Although readers sense the deepening tragedies before the children in the stories do, Akpan keeps us focused on their perceptions. “My Parents’ Bedroom,” a finalist for the Caine Prize for African Writing, is told in the first-person present, so that along with Monique we only slowly recognize the extent and savagery of the unfolding genocide. We stay just one step ahead of the narrator and so are drawn into her soul. By contrast, the first sentence of “Fattening for Gabon” alerts us to the end of the story. As each new treat is offered to Kotchikpa and Yewa—the motorcycle, better food, fresh books for school, new godparents—we know it to be poisoned fruit, but we also taste its savory delightfulness. And as they are hardened into the privations of slavery, we drink the salt water with their tears and slowly suffocate in their prison storeroom. Small, emblematic scenes—Yewa carrying broken clay figurines “close to her heart, in open palms, like shattered pieces of a jewel”—foreshadow the heartbreaking trajectory of the plot.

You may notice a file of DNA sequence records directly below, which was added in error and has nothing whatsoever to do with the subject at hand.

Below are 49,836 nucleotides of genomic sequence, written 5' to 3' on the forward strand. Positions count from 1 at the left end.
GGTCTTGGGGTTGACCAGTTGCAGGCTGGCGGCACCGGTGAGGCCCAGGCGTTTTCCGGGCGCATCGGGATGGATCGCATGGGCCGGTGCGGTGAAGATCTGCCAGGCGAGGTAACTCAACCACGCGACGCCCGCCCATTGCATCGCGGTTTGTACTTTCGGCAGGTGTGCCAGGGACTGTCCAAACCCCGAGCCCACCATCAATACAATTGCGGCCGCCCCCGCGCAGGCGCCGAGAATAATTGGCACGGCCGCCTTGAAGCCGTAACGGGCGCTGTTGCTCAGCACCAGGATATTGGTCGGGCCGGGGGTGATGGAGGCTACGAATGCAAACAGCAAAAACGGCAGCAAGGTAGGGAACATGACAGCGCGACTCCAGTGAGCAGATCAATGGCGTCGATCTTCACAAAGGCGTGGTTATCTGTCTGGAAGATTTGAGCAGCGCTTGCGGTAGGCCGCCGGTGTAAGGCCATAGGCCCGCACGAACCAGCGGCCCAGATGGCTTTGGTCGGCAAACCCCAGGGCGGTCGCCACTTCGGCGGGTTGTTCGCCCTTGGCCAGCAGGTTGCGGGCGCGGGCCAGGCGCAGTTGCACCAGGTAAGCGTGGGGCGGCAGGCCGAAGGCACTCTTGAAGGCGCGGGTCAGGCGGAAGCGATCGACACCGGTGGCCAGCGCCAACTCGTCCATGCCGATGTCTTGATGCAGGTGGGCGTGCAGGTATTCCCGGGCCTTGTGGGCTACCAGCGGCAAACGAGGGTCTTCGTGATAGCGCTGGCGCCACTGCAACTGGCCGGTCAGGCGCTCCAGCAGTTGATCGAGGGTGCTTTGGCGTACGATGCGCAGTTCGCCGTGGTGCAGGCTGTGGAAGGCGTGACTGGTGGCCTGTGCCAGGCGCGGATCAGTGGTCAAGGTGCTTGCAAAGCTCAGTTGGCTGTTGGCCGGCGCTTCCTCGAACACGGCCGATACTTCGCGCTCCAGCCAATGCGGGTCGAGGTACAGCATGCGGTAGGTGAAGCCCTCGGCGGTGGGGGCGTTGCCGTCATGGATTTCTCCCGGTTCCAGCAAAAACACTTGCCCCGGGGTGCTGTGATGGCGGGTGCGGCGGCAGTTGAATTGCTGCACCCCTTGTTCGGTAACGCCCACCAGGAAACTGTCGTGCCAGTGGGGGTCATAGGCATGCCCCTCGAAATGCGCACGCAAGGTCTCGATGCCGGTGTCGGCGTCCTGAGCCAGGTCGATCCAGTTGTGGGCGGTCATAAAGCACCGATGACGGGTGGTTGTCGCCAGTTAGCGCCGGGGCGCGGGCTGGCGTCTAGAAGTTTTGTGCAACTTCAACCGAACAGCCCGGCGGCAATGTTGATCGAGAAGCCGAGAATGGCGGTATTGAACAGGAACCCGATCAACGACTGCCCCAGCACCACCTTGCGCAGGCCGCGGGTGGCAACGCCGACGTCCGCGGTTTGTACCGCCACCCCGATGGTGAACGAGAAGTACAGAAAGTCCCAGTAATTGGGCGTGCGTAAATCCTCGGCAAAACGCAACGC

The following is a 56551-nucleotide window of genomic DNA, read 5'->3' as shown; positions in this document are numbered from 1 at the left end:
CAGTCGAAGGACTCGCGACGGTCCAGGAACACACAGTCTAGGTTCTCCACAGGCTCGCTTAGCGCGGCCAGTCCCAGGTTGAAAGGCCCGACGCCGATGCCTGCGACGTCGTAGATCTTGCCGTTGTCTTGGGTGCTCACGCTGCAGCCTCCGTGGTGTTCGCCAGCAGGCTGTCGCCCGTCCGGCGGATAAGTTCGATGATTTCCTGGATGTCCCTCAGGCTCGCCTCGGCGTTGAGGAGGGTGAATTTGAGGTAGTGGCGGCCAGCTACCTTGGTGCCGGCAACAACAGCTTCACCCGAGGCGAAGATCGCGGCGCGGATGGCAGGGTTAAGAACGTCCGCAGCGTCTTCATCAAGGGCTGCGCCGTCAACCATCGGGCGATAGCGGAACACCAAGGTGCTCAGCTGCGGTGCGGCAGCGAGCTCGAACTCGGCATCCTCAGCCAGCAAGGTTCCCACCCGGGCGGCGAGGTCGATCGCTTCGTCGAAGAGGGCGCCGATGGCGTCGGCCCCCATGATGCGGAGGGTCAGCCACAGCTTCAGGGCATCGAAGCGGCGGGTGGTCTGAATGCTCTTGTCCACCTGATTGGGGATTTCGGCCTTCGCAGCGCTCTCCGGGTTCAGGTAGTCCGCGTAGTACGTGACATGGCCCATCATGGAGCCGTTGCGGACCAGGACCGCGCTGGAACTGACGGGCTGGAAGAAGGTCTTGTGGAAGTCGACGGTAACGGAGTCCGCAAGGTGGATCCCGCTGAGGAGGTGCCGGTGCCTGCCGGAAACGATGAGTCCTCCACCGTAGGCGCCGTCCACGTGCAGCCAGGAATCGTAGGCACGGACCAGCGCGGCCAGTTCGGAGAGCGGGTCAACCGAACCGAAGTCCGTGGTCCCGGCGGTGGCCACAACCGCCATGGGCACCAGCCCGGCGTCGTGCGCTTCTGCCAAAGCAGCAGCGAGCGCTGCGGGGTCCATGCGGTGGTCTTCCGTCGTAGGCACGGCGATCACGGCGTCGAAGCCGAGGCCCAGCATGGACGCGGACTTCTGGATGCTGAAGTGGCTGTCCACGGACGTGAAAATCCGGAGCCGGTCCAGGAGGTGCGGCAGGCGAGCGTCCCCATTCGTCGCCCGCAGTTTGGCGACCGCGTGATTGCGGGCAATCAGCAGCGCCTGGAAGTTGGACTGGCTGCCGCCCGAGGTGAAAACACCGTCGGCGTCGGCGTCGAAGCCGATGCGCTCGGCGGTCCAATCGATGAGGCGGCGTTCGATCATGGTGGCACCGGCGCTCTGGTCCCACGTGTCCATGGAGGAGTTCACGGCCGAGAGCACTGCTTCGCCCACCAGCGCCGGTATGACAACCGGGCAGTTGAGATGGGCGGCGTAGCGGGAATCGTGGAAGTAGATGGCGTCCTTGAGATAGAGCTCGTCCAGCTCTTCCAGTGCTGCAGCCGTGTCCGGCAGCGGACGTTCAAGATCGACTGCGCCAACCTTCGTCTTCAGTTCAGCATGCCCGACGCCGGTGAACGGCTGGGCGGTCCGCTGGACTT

Akpan’s child narrators are smart, sensitive, loving and determined. In the midst of horrifying situations, they are emotionally resilient and loyal to a fault. It is a tribute to Akpan’s craft that as we come to know the narrators, we feel hope rather than merely pity, despite the fact that no Mr. Brownlow comes to rescue these African Olivers. It is not merely the goodness of these children that makes them subjects rather than objects, but also the love they inspire in and share with their families. Monique’s Hutu father and Tutsi mother adore each other and their two small children, which deepens both the terror around them and the sacrifices they make. Kotchikpa’s AIDS-ravaged parents entrust their youngest son and daughter to an uncle who promises them a better life.